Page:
A reasonable day in the markets. This is the first good sign I’ve seen in the financial markets since this crisis began.
But, one might ask, what about those days that went up 10%?! Those were GREAT days, right?
Volatility is volatility. Volatility is the enemy of your bank account. Most people are long-term investors. Volatility is great for day traders and hedge fund managers who hold stocks for an hour or two. But for long-term investors, you want to buy when people are not panicked AND there is still opportunity in the markets.
But… but… shouldn’t you buy when there is “blood in the streets”?
Of course you should. Right now the market is down over 30% from its high. And yes, that’s a buying opportunity. BUT… as a long-term investor looking for good value… it doesn’t matter to me if I get a stock when the market is 30% down or 20% down. If the information about this crisis is more calm (which it will be eventually, if not rather quickly in the next few weeks), then I am happy to hunt for value opportunities.
Why not 30% down? Because, again, any market that goes up 10% in a day can also go down 10% in a day. I want to act when there’s still opportunity but I have a little more visibility on the future of whatever crisis we are in.
This means staying informed (don’t count on mainstream media). I stay informed through the many guests on my podcast as well as my contacts in the hedge fund community (I was a hedge fund manager and also a professional money manager for over 20 years).
And it also means don’t gut-sell or gut-buy just because there’s blood in the streets or you’re afraid to miss the boat or you think the world is going to end.
- The world is not going to end
- When things are calm it’s easier to focus on the fundamentals of companies so you can buy value when it exists.
TODAY is the first day in awhile that I’m seeing the kind of market I like. The S&P 500 is a little over 1% up as I write this. Perfect! I’d love to see this type of low volatility for a few more days.
That tells me that people are not focusing as much on the panic and the hysteria but they still haven’t put their money back in the markets yet.
Trust me, they will (the reasons for which I will outline in my next note).
In the meantime, I’ll tell you some stocks on my radar. There are many but here are just a few that I am looking at.
For one thing, this is an example of a no-brainer but I AM NOT GOING TO DO ANYTHING ABOUT IT because crazy is as crazy does.
Check out ZOOM Technologies, Inc. (ZOOM). Now check out Zoom Video Communications (ZM).
Zoom is video conferencing software that is changing the game in terms of remote work. This is one of the few stocks that has gone up huge since the crisis began.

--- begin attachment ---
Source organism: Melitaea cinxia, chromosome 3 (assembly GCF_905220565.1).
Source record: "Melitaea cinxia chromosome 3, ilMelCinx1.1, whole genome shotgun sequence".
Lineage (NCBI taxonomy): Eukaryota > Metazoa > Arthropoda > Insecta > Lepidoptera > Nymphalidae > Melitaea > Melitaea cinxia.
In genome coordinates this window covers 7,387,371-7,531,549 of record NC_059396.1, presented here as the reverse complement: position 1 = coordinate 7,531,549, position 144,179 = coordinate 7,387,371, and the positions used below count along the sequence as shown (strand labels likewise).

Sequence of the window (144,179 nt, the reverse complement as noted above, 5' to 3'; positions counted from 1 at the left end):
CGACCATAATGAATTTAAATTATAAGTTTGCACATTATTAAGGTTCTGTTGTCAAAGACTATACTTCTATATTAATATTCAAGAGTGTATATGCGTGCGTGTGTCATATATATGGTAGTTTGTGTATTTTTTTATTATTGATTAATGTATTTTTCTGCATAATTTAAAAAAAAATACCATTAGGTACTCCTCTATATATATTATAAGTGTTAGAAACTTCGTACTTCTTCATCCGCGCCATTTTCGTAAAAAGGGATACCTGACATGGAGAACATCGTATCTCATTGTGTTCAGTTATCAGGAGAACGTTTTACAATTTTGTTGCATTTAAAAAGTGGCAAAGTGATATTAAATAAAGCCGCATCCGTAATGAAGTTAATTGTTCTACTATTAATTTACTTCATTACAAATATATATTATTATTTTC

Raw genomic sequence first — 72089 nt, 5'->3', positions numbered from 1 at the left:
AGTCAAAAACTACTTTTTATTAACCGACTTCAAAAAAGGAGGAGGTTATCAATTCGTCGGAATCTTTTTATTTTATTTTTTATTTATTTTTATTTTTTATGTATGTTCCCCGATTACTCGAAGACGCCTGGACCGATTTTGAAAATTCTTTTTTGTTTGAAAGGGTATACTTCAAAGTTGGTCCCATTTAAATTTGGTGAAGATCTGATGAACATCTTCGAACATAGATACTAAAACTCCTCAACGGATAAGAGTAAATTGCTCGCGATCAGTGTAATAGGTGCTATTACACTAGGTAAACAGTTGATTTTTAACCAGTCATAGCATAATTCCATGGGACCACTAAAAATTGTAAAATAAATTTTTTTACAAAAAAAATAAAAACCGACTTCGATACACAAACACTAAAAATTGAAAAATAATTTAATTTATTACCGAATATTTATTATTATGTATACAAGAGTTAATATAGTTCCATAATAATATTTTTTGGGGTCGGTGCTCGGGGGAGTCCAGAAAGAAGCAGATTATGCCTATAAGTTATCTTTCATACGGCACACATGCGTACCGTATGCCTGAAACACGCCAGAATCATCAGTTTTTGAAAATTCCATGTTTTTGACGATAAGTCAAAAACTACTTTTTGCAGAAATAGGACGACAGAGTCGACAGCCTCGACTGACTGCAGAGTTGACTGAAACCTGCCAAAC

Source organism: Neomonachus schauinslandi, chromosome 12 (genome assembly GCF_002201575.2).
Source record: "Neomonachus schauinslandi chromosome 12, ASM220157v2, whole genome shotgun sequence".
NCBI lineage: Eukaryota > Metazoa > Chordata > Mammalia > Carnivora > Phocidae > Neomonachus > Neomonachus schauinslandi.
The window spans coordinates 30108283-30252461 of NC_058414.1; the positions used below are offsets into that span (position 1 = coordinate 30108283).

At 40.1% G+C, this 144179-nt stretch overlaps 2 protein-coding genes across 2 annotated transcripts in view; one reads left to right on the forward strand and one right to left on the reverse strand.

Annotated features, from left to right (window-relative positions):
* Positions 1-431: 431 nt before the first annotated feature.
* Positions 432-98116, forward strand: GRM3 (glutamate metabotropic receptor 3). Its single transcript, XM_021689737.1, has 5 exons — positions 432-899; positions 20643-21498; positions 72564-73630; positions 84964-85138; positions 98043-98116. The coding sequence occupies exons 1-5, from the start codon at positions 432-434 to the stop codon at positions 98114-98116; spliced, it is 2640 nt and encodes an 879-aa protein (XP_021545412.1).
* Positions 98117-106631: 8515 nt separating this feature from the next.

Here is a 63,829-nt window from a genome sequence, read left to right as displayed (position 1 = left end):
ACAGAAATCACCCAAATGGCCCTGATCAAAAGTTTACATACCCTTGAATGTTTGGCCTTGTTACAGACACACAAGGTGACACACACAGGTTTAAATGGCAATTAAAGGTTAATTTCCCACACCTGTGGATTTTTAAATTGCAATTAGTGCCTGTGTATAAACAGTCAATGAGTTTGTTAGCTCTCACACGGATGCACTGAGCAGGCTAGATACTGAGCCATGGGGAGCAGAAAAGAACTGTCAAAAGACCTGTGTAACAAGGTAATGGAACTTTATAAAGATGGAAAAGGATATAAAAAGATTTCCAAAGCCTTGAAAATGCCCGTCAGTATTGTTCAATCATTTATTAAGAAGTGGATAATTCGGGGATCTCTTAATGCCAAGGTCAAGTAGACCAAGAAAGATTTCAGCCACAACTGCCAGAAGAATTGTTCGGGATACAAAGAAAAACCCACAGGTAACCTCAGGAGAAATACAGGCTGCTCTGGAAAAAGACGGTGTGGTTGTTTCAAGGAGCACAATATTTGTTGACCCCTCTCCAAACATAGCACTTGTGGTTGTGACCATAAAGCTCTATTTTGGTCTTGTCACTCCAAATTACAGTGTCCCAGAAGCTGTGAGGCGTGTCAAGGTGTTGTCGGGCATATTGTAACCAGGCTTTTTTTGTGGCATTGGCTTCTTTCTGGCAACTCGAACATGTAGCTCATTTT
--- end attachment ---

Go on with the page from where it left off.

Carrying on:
BUT… here’s the problem: Both ZOOM and ZM have gone up huge.
ZOOM is not the company that makes the Zoom software. In fact, I don’t even think ZOOM does anything at all. I think it’s an empty shell with no business.
And yet, the stock has gone from $2 to $14 during this crisis because the maniacs out there don’t realize it’s a DIFFERENT COMPANY than ZM.
Does this mean it’s a “short” opportunity? In order words, can you place a bet that it’s going down? Because it will go down. It will go back to $1 or lower.
And the answer is… NO! Don’t do it. Don’t be one of the crazies. Any stock that goes from $1–2 to $14 for horrible reasons can easily go from $14 to $50 overnight before people realize what’s happening.
Funds can manipulate it. Daytraders can screw with it. Bankers can force the small investor to go broke by driving the stock price up before anyone can get out of their short.
It will go down. It’s probably a good bet to bet against it. But I don’t like stress and it’s not the sort of investment that feels “safe” to me EVEN THOUGH it will certainly, at some point, be lower than it is now.
Meanwhile, check out some good, safe plays that pay high dividends. These stocks are called “closed-end funds.” They are funds, but they trade like stocks, which means they can trade for LESS than their total assets are worth.
It’s like someone is selling you a $100 wallet for $90. I would take that bet all day long.
And it’s even better when it’s not $90 but $80, which is what is happening in this market.
For instance, Royce Value Trust Inc. (RVT). Royce is a well known name in value investing. It basically owns a basket of stocks.
Imagine you could buy the stock market as a whole, but get it for a 20% discount. That’s what RVT is right now. And that discount is at its 52-week high, meaning it hasn’t traded this low versus the stocks it owns in over a year.
So, again, it’s like buying a $100 wallet for $80.
But even better, because it’s dipped so much, it pays a 14% dividend. You can’t find a dividend like that from any stable stock EVER.
Does it own penny stocks? Not at all. It just owns a basket of solidly performing value stocks diversified across the world. But when RVT dips, the dividend goes up because you are getting this basket of stocks for a lower price than if you own them directly.
Closed-end funds are ALWAYS my go-to strategy when there is a market crisis like this. It worked for me in the early ’00s. It worked for me in 2008/09. And it’s where I’m spending my time now to find stocks that:
- are high-quality
- have potential to move up a quick 10–20%
- pay a huge dividend.
It’s only in these situations that one can find huge dividends like this that are safe and value-driven.
I have more of these but please write to the feedback email if you’d like to see more.Share This Post